Mr. Tennyson: When you speak of fruits, do you include seed?

Dr. Munch: Technically this is a fruit and not seed.

Dr. Fuller: The words are more or less synonymous in the way they are used.

Dr. Dewey: It says the young shoots here showed a very high percentage in comparison with the old shoots.

Mr. Sievers: The old stems would still contain less.

Dr. Munch: Yes.

Mr. Tennyson: It occurs to me, Dr. Wollner, that if we get a law we have to support it and everything in it when we go before the committee. We have here some other uses -- I don't know whether I am anticipating one of these questions or not. There is a use for fiber, for bird-seed, and for oil in the varnish industry. Those people will probably come in and complain about what they consider a foolish attempted control if we try to make this all-inclusive. If we are going to cast suspicion on every part of the plant we certainly will have to be fortified.

Mr. Wollner: I would offer this question to that, although we think it is well taken. It does not follow that because the seeds or the stalks are potential sources that we wish legislation to control their use. I do feel that we should be in a position to know what the situation is. I think that would be a preferred position to be in -- to be able to say that there is a possibility, but if it is existing, it is in amounts not sufficient to warrant its inclusion.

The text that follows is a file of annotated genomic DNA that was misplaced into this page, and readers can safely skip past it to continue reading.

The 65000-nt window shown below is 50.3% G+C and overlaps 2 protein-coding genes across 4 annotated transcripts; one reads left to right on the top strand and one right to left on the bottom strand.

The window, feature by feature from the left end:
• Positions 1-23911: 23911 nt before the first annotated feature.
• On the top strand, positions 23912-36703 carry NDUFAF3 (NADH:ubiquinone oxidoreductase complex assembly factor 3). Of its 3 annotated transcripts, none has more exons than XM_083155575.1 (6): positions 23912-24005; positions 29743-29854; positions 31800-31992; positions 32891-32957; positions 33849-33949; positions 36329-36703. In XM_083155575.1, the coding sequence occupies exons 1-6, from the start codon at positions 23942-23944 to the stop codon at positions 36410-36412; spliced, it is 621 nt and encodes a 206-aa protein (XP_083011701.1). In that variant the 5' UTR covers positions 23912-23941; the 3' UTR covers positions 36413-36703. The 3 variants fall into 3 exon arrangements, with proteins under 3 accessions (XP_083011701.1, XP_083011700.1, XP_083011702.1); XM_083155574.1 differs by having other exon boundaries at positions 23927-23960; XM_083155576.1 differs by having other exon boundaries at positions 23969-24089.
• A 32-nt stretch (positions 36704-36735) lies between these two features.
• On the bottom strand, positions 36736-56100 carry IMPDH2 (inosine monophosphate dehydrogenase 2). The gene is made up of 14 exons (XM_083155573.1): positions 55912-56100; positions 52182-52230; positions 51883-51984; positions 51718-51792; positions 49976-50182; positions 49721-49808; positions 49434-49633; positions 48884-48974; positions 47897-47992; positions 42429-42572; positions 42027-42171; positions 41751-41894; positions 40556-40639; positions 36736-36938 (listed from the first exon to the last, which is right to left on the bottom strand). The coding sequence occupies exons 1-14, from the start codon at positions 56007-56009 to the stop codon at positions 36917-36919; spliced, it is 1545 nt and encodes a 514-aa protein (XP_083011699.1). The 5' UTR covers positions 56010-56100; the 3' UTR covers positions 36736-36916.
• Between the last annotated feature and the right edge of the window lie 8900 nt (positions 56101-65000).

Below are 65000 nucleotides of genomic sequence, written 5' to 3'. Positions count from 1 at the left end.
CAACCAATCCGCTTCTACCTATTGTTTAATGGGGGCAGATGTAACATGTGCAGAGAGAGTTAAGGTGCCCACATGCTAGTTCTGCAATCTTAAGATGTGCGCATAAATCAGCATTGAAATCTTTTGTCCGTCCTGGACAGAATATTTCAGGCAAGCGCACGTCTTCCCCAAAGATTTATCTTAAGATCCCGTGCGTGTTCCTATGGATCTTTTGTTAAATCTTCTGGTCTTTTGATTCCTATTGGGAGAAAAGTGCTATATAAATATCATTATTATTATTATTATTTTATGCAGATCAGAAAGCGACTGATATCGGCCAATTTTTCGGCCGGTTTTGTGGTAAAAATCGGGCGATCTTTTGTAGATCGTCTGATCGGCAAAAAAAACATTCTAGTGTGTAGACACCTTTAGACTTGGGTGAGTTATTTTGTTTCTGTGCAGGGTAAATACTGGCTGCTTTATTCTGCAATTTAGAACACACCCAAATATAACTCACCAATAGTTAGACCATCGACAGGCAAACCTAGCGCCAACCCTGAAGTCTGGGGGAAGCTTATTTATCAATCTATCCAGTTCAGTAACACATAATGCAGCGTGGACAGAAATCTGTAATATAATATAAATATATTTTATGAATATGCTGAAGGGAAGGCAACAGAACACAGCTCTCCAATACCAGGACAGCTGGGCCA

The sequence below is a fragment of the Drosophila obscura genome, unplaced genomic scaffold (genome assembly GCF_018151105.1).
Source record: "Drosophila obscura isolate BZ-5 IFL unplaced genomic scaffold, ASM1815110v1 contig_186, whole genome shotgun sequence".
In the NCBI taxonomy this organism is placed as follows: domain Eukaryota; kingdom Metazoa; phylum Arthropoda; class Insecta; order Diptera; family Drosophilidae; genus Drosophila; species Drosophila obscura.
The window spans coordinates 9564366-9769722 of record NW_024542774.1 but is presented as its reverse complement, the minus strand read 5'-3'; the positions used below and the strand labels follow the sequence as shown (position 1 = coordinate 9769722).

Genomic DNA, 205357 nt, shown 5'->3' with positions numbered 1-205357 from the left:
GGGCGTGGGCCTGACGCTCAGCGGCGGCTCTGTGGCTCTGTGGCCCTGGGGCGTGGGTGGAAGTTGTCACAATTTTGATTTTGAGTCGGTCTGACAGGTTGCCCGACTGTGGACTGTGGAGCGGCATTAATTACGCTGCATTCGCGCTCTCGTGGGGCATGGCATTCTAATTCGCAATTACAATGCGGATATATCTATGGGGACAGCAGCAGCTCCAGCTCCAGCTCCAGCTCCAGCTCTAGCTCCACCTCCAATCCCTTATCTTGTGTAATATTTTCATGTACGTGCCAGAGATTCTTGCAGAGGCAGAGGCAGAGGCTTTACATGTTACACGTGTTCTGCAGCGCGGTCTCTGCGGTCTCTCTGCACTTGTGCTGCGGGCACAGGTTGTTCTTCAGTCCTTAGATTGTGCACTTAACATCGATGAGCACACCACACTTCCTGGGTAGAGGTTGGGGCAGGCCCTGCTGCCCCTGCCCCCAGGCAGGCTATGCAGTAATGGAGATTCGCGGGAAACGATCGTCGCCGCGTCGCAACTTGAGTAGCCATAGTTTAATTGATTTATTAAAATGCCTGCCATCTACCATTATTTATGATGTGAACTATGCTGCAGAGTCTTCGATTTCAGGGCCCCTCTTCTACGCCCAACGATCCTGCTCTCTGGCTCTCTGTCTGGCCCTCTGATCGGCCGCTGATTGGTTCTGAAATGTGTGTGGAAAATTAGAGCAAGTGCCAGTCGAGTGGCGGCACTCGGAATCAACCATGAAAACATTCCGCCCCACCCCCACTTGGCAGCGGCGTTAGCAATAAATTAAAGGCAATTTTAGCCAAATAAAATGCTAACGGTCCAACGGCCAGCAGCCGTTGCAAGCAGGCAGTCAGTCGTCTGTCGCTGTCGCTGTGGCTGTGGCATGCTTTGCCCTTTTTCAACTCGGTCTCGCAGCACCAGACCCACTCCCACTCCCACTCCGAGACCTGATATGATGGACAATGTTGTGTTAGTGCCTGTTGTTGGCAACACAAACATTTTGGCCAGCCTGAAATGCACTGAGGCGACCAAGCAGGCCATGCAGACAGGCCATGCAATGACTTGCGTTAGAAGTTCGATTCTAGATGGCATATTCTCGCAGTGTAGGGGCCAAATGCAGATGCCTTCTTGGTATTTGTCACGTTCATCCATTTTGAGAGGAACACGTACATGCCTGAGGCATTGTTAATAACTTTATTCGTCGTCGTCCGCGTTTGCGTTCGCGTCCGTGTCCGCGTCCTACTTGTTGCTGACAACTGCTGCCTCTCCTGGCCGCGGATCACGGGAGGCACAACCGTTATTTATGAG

Mr. Tennyson: We had a complaint from the Sherwin-Williams Company who wanted to start a farm. We tried to discourage that. The point was raised in connection with this tentative act we have drafted. We are faced, on account of constitutional limitations, with the necessity of drafting this as a tax measure, with lessening of application of the tax to the legitimate articles of commerce which are innocent. In that phase of the situation we have quite a problem to qualify the exemptions, say seed, where there is apparently such a use for it.